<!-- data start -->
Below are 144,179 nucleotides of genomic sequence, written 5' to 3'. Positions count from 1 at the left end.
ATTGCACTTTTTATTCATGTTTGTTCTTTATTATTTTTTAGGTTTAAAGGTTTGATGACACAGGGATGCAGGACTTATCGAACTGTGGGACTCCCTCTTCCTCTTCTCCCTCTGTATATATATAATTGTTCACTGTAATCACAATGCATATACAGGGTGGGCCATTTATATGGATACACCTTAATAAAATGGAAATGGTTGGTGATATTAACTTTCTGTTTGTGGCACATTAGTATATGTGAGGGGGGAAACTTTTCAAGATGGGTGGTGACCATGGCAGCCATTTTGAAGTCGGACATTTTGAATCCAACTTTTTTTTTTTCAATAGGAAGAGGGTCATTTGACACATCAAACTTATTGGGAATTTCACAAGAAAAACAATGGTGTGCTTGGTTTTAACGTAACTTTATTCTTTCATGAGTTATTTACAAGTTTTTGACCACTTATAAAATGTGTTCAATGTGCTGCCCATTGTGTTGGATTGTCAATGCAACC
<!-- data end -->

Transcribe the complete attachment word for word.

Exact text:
Below are 144,179 nucleotides of genomic sequence, written 5' to 3'. Positions count from 1 at the left end.
ATTGCACTTTTTATTCATGTTTGTTCTTTATTATTTTTTAGGTTTAAAGGTTTGATGACACAGGGATGCAGGACTTATCGAACTGTGGGACTCCCTCTTCCTCTTCTCCCTCTGTATATATATAATTGTTCACTGTAATCACAATGCATATACAGGGTGGGCCATTTATATGGATACACCTTAATAAAATGGAAATGGTTGGTGATATTAACTTTCTGTTTGTGGCACATTAGTATATGTGAGGGGGGAAACTTTTCAAGATGGGTGGTGACCATGGCAGCCATTTTGAAGTCGGACATTTTGAATCCAACTTTTTTTTTTTCAATAGGAAGAGGGTCATTTGACACATCAAACTTATTGGGAATTTCACAAGAAAAACAATGGTGTGCTTGGTTTTAACGTAACTTTATTCTTTCATGAGTTATTTACAAGTTTTTGACCACTTATAAAATGTGTTCAATGTGCTGCCCATTGTGTTGGATTGTCAATGCAACC